Med admin test 2
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Wh/ diuretics are most often RX as maintenance for HTN?
Wh/ class of diuretics could lead to hyperkalemia?
- K-sparing diuretics
- such as:
- Spironolactone (Aldactone)
- Triamterene (dyrenium)
- Amiloride (Midamor)
What is the best time of day for PT to take their diuretics?
- In the A.M.
- To pervent sleep disturbances
What is the suffix for ACE inhibitors?
What are the side effects of ACE inhibitors?
What is the action for ACE inhibitors?
They decrease peripheral vascular resistance without
- Increasing cardiac output
- Increasing cardiac rate
- Increasing cardiac contractility
What dose ACE stand for?
What is the mechanism of action for ACE inhibitors?
- Blocks the enzyme that converts angiotensin 1 to angiotensin 2
- They work throught the reini-angiotensin-aldosterone system
When should you notify the MD when administering furisemide?
If urine output dose not increase in 5-20 min
What could result from pushing furosemide too fast?
Could result in hearing loss
What is the push rate of IV furosemide?
What is the expected therapeutic outcome of diuretic therapy?
- Decrease B/P (diuretics are the 1st line agent HTN)
- Decrease edema
What is the relationship btwn bld glucose and diuretic?
- Thiazide and Loop diuretics promote hyperglycemia and hyperlipidemia
- (monitor bld glucose because exacerbate diabetes)
What are the S/S of K depletion/hypokalamia
- Muscle weakness
- ABD distension
- leg cramps
- cardiac dysrhythmia
What is angina?
(chest pain) occurs when the O2 supply demand of the heart is greater than the supply
How are Ca channel blockers effewctive as anti-arrhythmics?
- They block the Ca channel wh/ causes a slowing of conduction in the artial and AV node
- They are also used to control ventricular response to atrial fibrillation and flutter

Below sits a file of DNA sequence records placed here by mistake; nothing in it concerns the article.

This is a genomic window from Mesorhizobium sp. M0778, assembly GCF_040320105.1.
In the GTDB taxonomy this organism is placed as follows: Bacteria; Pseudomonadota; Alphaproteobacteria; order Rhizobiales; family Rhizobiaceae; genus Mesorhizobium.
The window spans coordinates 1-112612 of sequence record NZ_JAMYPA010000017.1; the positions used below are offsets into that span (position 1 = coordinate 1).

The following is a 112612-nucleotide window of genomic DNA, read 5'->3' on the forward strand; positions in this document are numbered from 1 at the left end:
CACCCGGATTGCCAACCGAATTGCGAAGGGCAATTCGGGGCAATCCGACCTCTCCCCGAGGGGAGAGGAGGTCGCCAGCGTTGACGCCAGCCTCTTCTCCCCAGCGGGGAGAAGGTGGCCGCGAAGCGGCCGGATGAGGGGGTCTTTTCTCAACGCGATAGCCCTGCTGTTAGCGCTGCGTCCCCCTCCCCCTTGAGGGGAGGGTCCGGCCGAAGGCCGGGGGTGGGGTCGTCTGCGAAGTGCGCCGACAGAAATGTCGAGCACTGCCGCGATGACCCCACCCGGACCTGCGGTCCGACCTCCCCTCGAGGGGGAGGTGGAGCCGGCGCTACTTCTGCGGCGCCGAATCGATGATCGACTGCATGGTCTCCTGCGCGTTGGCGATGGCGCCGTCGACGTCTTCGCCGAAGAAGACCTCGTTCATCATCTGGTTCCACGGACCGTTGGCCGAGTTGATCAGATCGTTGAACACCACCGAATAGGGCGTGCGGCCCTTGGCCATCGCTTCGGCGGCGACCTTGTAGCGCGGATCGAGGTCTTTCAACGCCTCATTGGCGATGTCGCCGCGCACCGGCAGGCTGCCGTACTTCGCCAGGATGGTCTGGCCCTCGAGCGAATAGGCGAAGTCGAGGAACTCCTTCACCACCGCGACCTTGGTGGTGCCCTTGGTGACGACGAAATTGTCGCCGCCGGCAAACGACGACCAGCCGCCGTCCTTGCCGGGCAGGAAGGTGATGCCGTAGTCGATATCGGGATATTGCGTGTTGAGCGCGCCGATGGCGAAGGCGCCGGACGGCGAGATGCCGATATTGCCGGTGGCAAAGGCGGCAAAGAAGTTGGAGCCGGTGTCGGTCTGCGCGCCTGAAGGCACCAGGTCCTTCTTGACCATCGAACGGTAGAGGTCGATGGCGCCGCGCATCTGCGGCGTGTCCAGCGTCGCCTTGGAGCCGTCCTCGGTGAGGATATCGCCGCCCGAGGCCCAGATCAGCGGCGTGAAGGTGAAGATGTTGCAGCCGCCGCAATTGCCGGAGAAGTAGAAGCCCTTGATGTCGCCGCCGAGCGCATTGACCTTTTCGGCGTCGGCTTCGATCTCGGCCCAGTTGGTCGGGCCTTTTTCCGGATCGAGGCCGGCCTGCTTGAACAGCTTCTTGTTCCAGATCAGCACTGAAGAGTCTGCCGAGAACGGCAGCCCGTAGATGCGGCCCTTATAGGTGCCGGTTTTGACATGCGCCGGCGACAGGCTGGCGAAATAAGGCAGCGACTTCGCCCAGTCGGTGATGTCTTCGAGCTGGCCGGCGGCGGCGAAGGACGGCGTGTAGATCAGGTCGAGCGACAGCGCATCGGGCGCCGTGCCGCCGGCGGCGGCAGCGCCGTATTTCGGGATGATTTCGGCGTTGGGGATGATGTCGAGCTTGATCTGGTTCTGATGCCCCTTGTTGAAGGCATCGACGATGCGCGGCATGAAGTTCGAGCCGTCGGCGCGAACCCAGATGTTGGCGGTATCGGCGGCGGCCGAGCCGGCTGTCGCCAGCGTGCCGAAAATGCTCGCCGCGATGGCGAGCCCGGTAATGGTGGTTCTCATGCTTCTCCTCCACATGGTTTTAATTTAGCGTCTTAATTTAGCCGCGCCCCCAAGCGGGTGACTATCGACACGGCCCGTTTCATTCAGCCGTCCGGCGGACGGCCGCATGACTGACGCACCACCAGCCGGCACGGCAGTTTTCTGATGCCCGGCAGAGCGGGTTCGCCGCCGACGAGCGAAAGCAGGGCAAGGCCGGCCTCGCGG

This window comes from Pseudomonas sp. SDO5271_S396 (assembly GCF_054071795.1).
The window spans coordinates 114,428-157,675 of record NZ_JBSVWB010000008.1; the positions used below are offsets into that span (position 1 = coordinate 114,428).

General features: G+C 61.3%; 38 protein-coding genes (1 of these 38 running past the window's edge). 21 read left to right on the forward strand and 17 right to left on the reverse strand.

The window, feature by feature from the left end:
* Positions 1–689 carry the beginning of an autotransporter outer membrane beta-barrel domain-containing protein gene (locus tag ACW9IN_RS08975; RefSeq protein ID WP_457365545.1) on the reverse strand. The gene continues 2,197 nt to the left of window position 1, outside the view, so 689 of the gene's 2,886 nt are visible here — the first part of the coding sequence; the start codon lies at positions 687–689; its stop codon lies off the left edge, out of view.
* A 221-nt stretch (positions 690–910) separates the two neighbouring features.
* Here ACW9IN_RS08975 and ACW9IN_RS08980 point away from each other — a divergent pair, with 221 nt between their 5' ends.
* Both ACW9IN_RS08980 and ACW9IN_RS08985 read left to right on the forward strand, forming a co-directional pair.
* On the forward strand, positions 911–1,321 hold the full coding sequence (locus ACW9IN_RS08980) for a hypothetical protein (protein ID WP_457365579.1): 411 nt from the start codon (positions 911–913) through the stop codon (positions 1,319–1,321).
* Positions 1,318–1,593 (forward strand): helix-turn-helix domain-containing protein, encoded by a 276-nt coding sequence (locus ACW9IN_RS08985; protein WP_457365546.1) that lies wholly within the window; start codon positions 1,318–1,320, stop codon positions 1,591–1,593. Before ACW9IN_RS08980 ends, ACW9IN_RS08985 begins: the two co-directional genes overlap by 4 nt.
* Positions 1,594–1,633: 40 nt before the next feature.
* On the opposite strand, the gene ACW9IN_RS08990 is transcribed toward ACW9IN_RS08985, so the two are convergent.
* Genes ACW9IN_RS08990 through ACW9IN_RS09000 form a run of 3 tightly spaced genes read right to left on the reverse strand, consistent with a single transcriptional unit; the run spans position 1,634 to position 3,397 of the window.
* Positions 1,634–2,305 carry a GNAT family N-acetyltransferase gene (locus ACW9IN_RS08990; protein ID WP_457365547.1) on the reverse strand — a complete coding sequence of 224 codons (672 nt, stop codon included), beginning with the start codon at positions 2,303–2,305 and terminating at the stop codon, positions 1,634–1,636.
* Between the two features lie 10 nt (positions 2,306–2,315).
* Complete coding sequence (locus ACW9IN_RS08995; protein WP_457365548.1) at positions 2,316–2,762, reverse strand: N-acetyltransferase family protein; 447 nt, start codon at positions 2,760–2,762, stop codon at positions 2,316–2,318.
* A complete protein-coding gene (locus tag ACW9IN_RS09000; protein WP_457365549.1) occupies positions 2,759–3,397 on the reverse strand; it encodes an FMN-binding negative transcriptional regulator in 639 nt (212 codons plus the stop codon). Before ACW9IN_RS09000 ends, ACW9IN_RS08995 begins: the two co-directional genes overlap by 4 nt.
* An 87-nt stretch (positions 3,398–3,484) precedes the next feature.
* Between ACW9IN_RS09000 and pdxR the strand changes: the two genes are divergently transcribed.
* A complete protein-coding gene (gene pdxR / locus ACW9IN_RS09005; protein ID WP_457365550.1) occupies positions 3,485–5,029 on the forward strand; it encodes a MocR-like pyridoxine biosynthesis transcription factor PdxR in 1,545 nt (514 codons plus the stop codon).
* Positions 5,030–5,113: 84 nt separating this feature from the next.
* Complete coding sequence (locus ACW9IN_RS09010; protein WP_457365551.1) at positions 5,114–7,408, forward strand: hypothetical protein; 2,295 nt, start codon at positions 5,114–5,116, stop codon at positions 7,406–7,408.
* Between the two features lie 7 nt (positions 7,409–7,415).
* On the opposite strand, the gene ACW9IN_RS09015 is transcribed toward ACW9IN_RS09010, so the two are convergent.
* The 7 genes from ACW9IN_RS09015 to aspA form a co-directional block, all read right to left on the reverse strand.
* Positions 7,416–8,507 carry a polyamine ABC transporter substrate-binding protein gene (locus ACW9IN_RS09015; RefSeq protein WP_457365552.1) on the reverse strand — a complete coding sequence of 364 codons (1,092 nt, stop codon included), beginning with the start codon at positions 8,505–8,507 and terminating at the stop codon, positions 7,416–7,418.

How are beta blockers effective anti-arrhythmics?
Reduce cardiac stimulation by blocking stimulation of the beta1 receptors wh/ reduces HR and contractility
Wh/ classes of anti-HTN drugs can also be used as anti-arrhythmics?
- Beat blockers
- Ca channel blockers
what are the major S/E of nitrates?
- (Wh/ can be treated w acetaminophen and usu diminishes over time)
- Reflex tachycardia
How do nitrates relieve angina?
- By producing vasodilation of the venous system wh/ reduces preload and workload of the heart
- Dilate coronary arteries
Wh/ antihypertnasives are also used for dysrhythmias and angina?
Ca Channel blockers
What is important teaching on beta blockers?
- BB can mask the S/S of hypoglycemia
- Thye can cause activity intolerance and fatigue
- They blut activity induced heart increases
- May worsen CHF
What is the fxn of diuretics in managing hypertension?
Decreasing circulating bld volume
Why is it necessary for clients taking loop diuretics to eat food rich in K/take a k supplement?
Loop diuretics promote depletion of H2O, K, Na, Ca, Mg
What is the mechanism of action for K-sparing diuretics?
- Block aldosterone receptors in the distial tubules
- Interfere w Na/K exchange in the collecting and convoluted tubules
What are the most commonly used diuretics?
What is the mechanism of action of Thiazide?
- inhibit reabsorption of Cl and Na in the distial tubules
- Promote Ca reabsorption
- Promote hyperglycemia
What are loop diuretics more potent?
Because they block Cl